Facebook founder Mark Zuckerberg survived an attempt by shareholders to oust him as the company’s chairman.
Shareholders were able to vote on Zuckerberg’s leadership of the company during an annual meeting on Thursday, May 31, 2019.
Zuckerberg is Facebook’s CEO and chairman of its board of directors.
Although certain shareholders wanted the Facebook founder to step down, his control of 60% of voting power ensured that the only way he would lose is if he voted against himself.
Some investors encouraged him to step down because they believe this move would help him dedicate more time to running his company.
One group of investors, Trillium Asset Management, made the case for Zuckerberg’s departure as chairman. This group holds Facebook shares worth $7 million.
Jonas Kron, senior vice-president at Trillium, told the BBC prior to the vote that “If he can focus on being the CEO, and let somebody else focus on being independent board chair, that would be a much better situation.”
Kron said that Zuckerberg should follow in the footsteps of Google’s Larry Page and Microsoft’s Bill Gates, who are their respective company’s founders but not chairmen.
At the annual meeting, Zuckerberg refused to answer a question from a shareholder asking him why he would not appoint an independent chairman.
There were several groups of demonstrators outside this meeting. One side of demonstrators argued that Facebook did not protect minority groups. Another group of counter-demonstrators argued that Facebook “censored conservative voices.”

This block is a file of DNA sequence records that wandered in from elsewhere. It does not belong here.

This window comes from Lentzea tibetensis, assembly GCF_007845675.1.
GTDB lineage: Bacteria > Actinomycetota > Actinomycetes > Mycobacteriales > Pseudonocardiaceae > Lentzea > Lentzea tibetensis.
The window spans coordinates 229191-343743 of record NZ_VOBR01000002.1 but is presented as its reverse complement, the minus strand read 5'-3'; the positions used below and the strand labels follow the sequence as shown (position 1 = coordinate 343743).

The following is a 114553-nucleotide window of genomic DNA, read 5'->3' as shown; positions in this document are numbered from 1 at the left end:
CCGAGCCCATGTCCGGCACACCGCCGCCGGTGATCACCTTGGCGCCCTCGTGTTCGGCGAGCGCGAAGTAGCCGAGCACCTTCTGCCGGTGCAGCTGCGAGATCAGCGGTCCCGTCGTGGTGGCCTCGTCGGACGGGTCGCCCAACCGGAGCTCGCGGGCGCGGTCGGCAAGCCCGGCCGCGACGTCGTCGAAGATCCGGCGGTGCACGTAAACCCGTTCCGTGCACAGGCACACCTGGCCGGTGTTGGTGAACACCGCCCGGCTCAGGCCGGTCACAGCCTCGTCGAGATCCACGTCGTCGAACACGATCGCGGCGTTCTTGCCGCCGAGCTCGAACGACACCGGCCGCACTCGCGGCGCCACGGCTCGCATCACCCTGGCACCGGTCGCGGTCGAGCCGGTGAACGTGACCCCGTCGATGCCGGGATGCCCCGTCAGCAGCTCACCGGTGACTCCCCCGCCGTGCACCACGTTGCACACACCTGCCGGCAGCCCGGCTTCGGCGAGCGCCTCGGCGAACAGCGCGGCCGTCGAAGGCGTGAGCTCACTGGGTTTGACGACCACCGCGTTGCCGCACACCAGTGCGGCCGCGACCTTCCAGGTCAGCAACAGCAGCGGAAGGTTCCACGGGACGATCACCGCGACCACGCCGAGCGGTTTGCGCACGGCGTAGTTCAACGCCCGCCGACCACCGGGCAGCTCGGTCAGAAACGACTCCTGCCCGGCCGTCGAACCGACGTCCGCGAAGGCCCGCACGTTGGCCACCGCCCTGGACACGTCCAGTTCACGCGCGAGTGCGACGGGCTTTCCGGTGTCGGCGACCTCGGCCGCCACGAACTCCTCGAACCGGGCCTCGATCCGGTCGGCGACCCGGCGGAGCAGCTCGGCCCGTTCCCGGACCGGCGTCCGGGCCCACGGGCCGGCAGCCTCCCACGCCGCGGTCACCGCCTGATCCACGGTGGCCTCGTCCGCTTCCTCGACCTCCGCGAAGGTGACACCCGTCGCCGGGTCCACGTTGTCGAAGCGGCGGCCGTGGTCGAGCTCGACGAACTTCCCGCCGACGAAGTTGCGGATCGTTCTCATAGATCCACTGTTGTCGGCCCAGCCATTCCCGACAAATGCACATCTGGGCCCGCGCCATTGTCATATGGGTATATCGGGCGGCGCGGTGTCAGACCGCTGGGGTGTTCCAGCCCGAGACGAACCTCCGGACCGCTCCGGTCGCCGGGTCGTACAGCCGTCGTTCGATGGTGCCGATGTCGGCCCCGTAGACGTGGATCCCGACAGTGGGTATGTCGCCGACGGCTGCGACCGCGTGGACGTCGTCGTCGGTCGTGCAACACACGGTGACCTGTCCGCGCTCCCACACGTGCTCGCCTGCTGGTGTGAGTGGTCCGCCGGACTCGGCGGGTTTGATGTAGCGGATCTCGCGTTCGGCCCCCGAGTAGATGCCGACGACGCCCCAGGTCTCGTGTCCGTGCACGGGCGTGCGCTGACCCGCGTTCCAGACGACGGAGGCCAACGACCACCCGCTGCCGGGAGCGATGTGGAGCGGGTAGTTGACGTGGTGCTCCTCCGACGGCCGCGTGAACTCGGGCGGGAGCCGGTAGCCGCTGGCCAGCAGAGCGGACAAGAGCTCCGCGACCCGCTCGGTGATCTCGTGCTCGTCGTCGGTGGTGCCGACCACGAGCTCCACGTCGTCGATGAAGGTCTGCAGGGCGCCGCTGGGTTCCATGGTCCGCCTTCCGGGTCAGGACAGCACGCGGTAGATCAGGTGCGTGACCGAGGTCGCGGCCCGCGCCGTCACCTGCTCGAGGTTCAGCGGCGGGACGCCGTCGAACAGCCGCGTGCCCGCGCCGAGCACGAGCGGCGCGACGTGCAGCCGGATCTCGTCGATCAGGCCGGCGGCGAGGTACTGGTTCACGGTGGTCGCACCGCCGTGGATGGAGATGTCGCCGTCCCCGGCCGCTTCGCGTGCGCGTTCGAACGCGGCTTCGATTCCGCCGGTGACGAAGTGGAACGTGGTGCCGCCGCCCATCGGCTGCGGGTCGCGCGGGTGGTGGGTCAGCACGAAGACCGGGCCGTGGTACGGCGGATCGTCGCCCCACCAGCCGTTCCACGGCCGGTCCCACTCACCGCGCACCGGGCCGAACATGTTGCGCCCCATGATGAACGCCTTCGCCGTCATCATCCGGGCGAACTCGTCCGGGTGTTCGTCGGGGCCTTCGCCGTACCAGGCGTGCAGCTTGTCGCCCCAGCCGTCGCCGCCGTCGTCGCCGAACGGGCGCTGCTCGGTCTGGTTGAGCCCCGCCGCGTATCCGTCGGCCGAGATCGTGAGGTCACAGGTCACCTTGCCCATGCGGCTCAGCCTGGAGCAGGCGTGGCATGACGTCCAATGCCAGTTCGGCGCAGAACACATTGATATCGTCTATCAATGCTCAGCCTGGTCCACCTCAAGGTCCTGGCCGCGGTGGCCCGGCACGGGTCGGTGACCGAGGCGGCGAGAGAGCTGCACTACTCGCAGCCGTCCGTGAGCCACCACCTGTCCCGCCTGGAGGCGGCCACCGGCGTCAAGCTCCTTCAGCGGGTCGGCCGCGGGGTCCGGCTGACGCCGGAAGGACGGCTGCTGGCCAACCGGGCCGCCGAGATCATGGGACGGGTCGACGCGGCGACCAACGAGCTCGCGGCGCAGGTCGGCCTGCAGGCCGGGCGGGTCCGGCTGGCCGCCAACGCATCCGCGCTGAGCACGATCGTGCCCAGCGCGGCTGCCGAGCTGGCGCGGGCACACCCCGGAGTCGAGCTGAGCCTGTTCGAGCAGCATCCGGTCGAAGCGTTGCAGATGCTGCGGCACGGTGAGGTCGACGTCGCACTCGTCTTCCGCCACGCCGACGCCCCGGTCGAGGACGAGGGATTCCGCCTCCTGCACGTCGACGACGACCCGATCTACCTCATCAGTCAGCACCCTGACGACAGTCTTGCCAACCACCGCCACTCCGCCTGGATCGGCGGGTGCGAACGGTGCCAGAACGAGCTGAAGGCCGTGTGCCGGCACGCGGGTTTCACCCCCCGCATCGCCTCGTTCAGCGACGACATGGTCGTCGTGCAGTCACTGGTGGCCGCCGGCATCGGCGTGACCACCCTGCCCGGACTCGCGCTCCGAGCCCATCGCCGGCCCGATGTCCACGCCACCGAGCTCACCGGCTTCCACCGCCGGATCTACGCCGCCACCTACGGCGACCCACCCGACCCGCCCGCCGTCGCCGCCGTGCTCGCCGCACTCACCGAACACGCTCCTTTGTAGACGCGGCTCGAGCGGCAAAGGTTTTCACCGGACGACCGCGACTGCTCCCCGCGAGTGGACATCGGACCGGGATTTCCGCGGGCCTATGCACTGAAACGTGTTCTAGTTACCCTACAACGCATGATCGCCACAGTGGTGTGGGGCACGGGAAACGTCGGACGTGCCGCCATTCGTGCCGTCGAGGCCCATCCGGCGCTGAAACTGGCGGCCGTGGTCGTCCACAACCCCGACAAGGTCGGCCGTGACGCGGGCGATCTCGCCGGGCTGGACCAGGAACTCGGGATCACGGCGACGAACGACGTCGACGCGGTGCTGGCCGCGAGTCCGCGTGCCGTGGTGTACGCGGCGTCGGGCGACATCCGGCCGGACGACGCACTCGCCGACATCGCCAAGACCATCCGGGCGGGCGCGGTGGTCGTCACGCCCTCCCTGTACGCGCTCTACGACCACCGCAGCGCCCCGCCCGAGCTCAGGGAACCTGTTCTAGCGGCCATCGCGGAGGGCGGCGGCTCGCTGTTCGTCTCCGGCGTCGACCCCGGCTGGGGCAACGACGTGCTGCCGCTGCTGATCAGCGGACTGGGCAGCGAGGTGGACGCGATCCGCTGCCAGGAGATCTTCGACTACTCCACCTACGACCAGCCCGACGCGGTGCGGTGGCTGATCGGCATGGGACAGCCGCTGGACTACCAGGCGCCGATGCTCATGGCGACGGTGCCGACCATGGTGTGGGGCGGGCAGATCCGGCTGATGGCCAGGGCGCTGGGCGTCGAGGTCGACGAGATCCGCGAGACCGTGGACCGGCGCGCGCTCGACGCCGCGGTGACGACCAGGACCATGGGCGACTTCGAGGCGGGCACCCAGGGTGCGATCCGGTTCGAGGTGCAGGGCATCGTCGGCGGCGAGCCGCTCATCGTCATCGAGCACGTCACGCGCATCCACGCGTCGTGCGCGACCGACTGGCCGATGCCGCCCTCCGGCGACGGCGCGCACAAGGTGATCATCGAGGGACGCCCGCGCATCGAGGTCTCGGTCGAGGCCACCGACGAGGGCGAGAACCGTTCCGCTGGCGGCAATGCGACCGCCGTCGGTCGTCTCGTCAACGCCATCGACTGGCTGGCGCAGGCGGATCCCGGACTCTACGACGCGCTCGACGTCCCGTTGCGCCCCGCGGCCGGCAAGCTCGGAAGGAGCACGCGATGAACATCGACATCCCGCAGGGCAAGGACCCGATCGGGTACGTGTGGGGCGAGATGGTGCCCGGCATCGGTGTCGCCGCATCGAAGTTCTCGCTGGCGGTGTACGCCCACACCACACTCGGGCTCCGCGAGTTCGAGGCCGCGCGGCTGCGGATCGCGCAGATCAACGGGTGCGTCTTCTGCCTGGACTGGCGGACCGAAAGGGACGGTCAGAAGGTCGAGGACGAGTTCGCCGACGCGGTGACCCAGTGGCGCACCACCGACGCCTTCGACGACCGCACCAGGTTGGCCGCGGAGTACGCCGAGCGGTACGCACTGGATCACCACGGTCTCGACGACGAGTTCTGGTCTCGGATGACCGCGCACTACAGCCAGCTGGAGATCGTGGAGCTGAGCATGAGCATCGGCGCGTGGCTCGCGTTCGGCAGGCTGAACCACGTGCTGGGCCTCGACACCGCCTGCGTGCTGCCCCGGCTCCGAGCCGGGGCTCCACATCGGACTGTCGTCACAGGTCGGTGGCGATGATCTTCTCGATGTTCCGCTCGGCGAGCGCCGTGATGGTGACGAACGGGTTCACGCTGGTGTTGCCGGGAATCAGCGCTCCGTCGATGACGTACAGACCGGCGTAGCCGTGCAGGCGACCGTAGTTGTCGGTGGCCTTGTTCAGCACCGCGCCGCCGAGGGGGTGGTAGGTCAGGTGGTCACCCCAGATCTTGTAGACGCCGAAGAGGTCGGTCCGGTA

Reuters reported that some shareholders said Facebook was a “hostile work environment” for people holding conservative views. A group of shareholders have asked the company to produce a diversity report highlighting the company’s political views.
Alex Stamos, former security chief at Facebook, joined in the calls for Zuckerberg to step down as chief executive.
At the Collision Conference in Canada in May, Stamos contended that “There’s a legit[imate] argument that he has too much power.”
Zuckerberg defended his management of Facebook stating that “When you’re building something like Facebook, which is unprecedented in the world, there are things that you’re going to mess up.”
The social media magnate concluded:
What I think people should hold us accountable for is if we are learning from our mistakes.
Facebook has recently come under flack for its suspension of conservatives such as Paul Joseph Watson and Milo Yiannopoulos. Social media has made it clear that it is on the side of political correctness culture and will work to stamp out anyone who dares to challenge the status quo.
These purges are very likely only the beginning as the 2020 elections start to heat up.
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